Nowhere is color more important to design than in corporate branding. It energizes workers, inspires customers and reinforces brand identity. From coffee shops to financial offices, the color of surfaces underpins the look of a brand, and in some cases communicates the company’s commitment to sustainability.
When Quicken Loans opened a new office in Washington, D.C., designers went beyond red decor accents to represent the company. The nation’s largest home lender is probably best known as an industry innovator that approaches mortgages from the perspective of a modern consumer looking not just for a loan, but a new kind of loan experience.
Kristin Kostrzewski of the firm dPOP led the design.
“What we try to do as designers is to celebrate the branding, but also the culture. We have “ism’s” — core values (innovation is rewarded, execution is worshipped, saying yes before no, eat your own dog food) — that we want to convey and it’s important to see who a company is when entering any space,” Kostrzewski said.
Inside the space used for meetings, fundraisers and events, color, pattern and texture pop from every surface, fixture and piece of furniture.
From a ceiling that looks like bone structure to the veining in the floor tiles, the space exudes movement and energy. The movement continues on the bar and perimeter countertops of the kitchen where designers chose Vetrazzo’s Ruby Red, which incorporates red, orange and brown pieces of recycled glass in a white cement binder.
“Incorporating brand colors in to designs encourages team members to be passionate and celebrate who they are and when clients step into one of our spaces, they pick up the energy and get a sense of who we are as well.”
The Quicken Loans project also presented a unique opportunity for the design firm to show off its own sustainable values and design perspective. dPOP is a design agency that grew out of a relationship with Quicken loans and is now a member of the same family of companies.
“dPop is based in Detroit, so I wanted to bring a little Detroit to D.C. and really celebrate Quicken as a brand. When I was going through the palette for the project [the Ruby Red Vetrazzo] just fit. It’s glamorous, sophisticated and functional,” Kostrzewski said. “I always try to use sustainable products when I can and Vetrazzo fits the branding and is beautiful. I’m LEED Green Associate certified, and it’s good practice for any designer to bring sustainability into designs and good for users of the space as well.”
Vetrazzo’s slabs are handcrafted at its own atelier in Tate, Georgia and are hand finished. It takes eight craftsmen a full day to create just one slab. See more on how Vetrazzo slabs are handcrafted here. Each slab is made with pre- and post-consumer recycled glass from local curbside recycling programs to reduce its carbon footprint.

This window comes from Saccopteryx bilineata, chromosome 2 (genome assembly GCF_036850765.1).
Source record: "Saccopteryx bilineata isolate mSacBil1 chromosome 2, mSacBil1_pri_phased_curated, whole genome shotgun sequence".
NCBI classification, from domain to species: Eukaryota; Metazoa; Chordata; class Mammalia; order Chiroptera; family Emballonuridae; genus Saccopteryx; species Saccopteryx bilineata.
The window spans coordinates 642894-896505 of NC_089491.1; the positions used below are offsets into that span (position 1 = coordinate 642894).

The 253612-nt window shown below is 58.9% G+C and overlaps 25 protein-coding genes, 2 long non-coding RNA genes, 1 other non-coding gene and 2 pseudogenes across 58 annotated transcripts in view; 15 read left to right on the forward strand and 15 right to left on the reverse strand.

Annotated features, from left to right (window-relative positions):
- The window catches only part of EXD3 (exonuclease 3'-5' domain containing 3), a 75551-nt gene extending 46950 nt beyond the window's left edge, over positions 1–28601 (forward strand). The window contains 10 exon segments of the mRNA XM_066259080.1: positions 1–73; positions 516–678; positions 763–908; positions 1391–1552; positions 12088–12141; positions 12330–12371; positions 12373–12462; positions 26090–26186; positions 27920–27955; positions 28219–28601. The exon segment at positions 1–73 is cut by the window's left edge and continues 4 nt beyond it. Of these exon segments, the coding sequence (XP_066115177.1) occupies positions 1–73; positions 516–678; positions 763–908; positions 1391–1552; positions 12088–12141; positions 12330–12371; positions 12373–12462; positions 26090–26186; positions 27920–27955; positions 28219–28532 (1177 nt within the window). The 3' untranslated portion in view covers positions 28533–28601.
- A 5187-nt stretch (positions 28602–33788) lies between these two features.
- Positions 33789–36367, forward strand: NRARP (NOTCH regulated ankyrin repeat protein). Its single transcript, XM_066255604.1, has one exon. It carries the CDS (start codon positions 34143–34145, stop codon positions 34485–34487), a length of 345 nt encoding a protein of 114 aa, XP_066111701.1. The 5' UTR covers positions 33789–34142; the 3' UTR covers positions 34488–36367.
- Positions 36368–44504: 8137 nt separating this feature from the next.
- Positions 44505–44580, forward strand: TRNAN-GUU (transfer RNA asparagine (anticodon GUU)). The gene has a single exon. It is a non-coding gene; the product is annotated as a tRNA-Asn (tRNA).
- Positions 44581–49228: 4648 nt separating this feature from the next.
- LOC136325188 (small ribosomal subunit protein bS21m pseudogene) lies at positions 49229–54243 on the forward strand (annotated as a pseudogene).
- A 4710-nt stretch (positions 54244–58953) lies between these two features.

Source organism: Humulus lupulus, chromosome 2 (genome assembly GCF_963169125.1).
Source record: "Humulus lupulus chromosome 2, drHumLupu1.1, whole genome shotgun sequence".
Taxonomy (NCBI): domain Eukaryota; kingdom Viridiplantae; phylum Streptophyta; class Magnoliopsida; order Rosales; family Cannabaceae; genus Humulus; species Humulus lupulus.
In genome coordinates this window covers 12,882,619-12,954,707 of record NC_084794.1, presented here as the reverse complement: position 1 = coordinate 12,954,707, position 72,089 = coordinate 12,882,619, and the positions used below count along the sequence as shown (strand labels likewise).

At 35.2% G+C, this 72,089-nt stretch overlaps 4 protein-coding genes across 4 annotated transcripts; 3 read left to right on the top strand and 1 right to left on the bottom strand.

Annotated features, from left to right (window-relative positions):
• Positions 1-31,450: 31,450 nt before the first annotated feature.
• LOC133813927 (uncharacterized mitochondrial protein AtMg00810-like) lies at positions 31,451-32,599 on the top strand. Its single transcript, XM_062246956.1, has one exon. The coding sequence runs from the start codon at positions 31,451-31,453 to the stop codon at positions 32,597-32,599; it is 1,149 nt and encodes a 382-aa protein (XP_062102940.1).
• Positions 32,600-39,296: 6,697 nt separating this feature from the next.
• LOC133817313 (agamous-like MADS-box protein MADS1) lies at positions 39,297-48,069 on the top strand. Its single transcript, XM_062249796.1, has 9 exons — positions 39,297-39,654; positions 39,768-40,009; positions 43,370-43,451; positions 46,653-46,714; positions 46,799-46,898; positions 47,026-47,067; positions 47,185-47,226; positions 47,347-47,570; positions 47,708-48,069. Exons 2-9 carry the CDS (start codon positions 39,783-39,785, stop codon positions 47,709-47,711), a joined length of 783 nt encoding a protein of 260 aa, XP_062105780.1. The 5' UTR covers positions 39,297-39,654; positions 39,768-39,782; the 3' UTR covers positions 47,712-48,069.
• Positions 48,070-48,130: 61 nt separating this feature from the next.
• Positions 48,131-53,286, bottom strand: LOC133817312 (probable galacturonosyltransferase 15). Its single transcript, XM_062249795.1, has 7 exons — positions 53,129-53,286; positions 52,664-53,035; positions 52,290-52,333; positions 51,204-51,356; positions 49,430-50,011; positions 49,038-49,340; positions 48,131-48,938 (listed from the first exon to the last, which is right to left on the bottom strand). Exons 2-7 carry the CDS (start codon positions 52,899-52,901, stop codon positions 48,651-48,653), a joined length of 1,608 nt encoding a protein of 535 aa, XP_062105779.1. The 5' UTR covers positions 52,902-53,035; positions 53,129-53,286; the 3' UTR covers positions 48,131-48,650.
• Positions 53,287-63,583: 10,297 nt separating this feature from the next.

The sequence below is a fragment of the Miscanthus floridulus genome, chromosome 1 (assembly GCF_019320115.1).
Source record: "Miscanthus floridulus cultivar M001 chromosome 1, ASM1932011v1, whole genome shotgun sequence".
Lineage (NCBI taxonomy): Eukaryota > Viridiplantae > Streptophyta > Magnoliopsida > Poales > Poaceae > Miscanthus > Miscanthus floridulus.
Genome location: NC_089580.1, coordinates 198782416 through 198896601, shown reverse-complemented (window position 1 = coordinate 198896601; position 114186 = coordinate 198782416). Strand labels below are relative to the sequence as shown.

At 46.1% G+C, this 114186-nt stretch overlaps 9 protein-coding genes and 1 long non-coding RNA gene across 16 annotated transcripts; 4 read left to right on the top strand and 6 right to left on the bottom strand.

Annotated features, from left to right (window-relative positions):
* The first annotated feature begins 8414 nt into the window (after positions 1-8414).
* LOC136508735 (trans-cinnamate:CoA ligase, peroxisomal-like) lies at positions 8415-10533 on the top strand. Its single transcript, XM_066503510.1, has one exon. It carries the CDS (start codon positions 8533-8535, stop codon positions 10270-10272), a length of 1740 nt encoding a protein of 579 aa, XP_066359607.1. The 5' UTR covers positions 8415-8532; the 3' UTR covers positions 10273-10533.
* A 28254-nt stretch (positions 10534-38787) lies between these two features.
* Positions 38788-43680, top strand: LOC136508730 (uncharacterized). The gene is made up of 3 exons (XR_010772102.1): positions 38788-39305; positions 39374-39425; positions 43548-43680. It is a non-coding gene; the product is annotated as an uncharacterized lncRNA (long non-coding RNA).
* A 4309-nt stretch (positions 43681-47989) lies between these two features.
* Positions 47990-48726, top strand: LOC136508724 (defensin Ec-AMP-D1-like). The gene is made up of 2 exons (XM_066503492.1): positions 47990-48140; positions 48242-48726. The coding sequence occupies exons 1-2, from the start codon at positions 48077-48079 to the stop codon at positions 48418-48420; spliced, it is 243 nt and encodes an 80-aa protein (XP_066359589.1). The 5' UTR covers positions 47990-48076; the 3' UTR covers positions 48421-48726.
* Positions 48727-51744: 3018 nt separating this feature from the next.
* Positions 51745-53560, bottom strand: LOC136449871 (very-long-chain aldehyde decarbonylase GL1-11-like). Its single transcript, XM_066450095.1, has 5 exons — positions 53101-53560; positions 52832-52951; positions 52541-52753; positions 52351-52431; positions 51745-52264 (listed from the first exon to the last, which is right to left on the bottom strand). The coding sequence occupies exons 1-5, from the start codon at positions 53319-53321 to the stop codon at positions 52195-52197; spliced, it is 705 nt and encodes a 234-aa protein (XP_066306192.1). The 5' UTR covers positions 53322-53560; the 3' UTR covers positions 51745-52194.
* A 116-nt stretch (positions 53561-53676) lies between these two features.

Old traffic lights, art glass scraps, all kinds of jars, car windshields and architectural glass from skyscrapers are just some of the ever changing sources of Vetrazzo glass. The craftsmen who hand form and finish the surfaces make sure that each slab is unique, even within the same color blend.
If there were an award for melding branding, color and sustainability it would have to go Anheuser Busch’s Houston Brewery where the bar top is made from the same material it packages its products in - amber beer bottles. (Maybe even the very ones that its patrons enjoyed at home drinking a Bud Light during Monday night football.)
At The Houston Brewery beer fans can come for brewing and history tours before settling down on the cowhide stools of the expansive bar topped with Vetrazzo’s Alehouse Amber. The recycled glass mix features the classic amber beer bottle as well as green wine bottles in a white cement aggregate. JED Countertops fabricated the bar from material supplied by Latera Architectural Surfaces.
Opened in 1966, Anheuser Busch says The Houston Brewery is one of its greenest breweries. The operation gets some of its energy from landfill gas piped in six miles from nearby McCarty Landfill. On average, the company reports, the brewery sources approximately 30 percent of its energy needs from alternative energy. The brewery’s energy efficiency and conservation efforts also include an on-site bio-energy recovery system (BERS), where brewery wastewater is recycled, adding to water conservation efforts.
Bo Barkley, owner of Latera Architectural Surfaces, who supplies Vetrazzo to much of the south, finds that the sustainable element of a material is a conversation starter with corporate and residential clients, but it’s not what ultimately leads to material specification.
“Sustainability is a small part of the story,” he said.
It’s color, more than sustainability that carries a brand’s identity and motivates those who work or do business there. The photo above shows the outdoor bar at the US Open which features the organization's trademark blue in Vetrazzo's Chivalry Blue.
“Whether it’s a business or an institutional project, the more times you get that color out there the better. It’s the reason football teams wear the same color shirts. You want uniformity and a strong brand identity. Colors tie so strongly to brand,” he said.
“People end up choosing Vetrazzo because of the look of the product. They like the colors, they know it’s going to work well with the projects and fit into the brand. There’s such a uniqueness to it and there is truly nothing else like it on the market. It’s one in a million.”
For more on blending color, branding and sustainability, download our US Open case study.